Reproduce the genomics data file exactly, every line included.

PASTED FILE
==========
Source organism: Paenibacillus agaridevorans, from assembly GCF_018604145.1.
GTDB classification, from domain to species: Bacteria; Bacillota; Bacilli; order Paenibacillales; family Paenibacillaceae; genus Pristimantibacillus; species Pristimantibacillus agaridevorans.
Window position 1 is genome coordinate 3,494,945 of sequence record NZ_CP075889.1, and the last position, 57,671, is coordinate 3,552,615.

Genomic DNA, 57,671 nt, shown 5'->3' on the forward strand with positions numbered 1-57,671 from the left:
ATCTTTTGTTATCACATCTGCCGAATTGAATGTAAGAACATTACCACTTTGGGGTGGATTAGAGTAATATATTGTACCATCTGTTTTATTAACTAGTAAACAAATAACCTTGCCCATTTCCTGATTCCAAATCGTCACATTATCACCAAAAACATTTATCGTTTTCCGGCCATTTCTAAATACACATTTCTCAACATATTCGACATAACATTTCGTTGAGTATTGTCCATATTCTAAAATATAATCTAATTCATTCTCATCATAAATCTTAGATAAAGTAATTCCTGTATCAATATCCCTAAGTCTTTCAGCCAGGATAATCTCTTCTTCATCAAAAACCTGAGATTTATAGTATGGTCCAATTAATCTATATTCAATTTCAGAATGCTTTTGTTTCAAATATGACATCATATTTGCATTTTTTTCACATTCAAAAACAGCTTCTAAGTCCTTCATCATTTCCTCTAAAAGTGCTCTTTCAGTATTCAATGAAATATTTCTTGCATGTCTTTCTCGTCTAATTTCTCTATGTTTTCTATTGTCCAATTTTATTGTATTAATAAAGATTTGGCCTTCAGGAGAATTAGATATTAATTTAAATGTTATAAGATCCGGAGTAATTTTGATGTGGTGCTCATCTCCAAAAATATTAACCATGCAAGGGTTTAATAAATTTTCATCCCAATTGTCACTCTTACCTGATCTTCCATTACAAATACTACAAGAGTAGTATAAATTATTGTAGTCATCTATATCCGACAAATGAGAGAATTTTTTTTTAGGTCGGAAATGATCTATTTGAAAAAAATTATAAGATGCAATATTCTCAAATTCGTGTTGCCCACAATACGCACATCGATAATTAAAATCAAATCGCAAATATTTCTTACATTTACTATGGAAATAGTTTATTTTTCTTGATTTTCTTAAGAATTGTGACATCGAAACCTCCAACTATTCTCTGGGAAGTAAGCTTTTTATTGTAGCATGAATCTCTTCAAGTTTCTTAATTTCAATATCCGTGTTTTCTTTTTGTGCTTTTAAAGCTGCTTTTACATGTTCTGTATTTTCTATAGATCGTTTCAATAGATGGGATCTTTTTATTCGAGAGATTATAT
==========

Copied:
Source organism: Paenibacillus agaridevorans, from assembly GCF_018604145.1.
GTDB classification, from domain to species: Bacteria; Bacillota; Bacilli; order Paenibacillales; family Paenibacillaceae; genus Pristimantibacillus; species Pristimantibacillus agaridevorans.
Window position 1 is genome coordinate 3,494,945 of sequence record NZ_CP075889.1, and the last position, 57,671, is coordinate 3,552,615.

Genomic DNA, 57,671 nt, shown 5'->3' on the forward strand with positions numbered 1-57,671 from the left:
ATCTTTTGTTATCACATCTGCCGAATTGAATGTAAGAACATTACCACTTTGGGGTGGATTAGAGTAATATATTGTACCATCTGTTTTATTAACTAGTAAACAAATAACCTTGCCCATTTCCTGATTCCAAATCGTCACATTATCACCAAAAACATTTATCGTTTTCCGGCCATTTCTAAATACACATTTCTCAACATATTCGACATAACATTTCGTTGAGTATTGTCCATATTCTAAAATATAATCTAATTCATTCTCATCATAAATCTTAGATAAAGTAATTCCTGTATCAATATCCCTAAGTCTTTCAGCCAGGATAATCTCTTCTTCATCAAAAACCTGAGATTTATAGTATGGTCCAATTAATCTATATTCAATTTCAGAATGCTTTTGTTTCAAATATGACATCATATTTGCATTTTTTTCACATTCAAAAACAGCTTCTAAGTCCTTCATCATTTCCTCTAAAAGTGCTCTTTCAGTATTCAATGAAATATTTCTTGCATGTCTTTCTCGTCTAATTTCTCTATGTTTTCTATTGTCCAATTTTATTGTATTAATAAAGATTTGGCCTTCAGGAGAATTAGATATTAATTTAAATGTTATAAGATCCGGAGTAATTTTGATGTGGTGCTCATCTCCAAAAATATTAACCATGCAAGGGTTTAATAAATTTTCATCCCAATTGTCACTCTTACCTGATCTTCCATTACAAATACTACAAGAGTAGTATAAATTATTGTAGTCATCTATATCCGACAAATGAGAGAATTTTTTTTTAGGTCGGAAATGATCTATTTGAAAAAAATTATAAGATGCAATATTCTCAAATTCGTGTTGCCCACAATACGCACATCGATAATTAAAATCAAATCGCAAATATTTCTTACATTTACTATGGAAATAGTTTATTTTTCTTGATTTTCTTAAGAATTGTGACATCGAAACCTCCAACTATTCTCTGGGAAGTAAGCTTTTTATTGTAGCATGAATCTCTTCAAGTTTCTTAATTTCAATATCCGTGTTTTCTTTTTGTGCTTTTAAAGCTGCTTTTACATGTTCTGTATTTTCTATAGATCGTTTCAATAGATGGGATCTTTTTATTCGAGAGATTATAT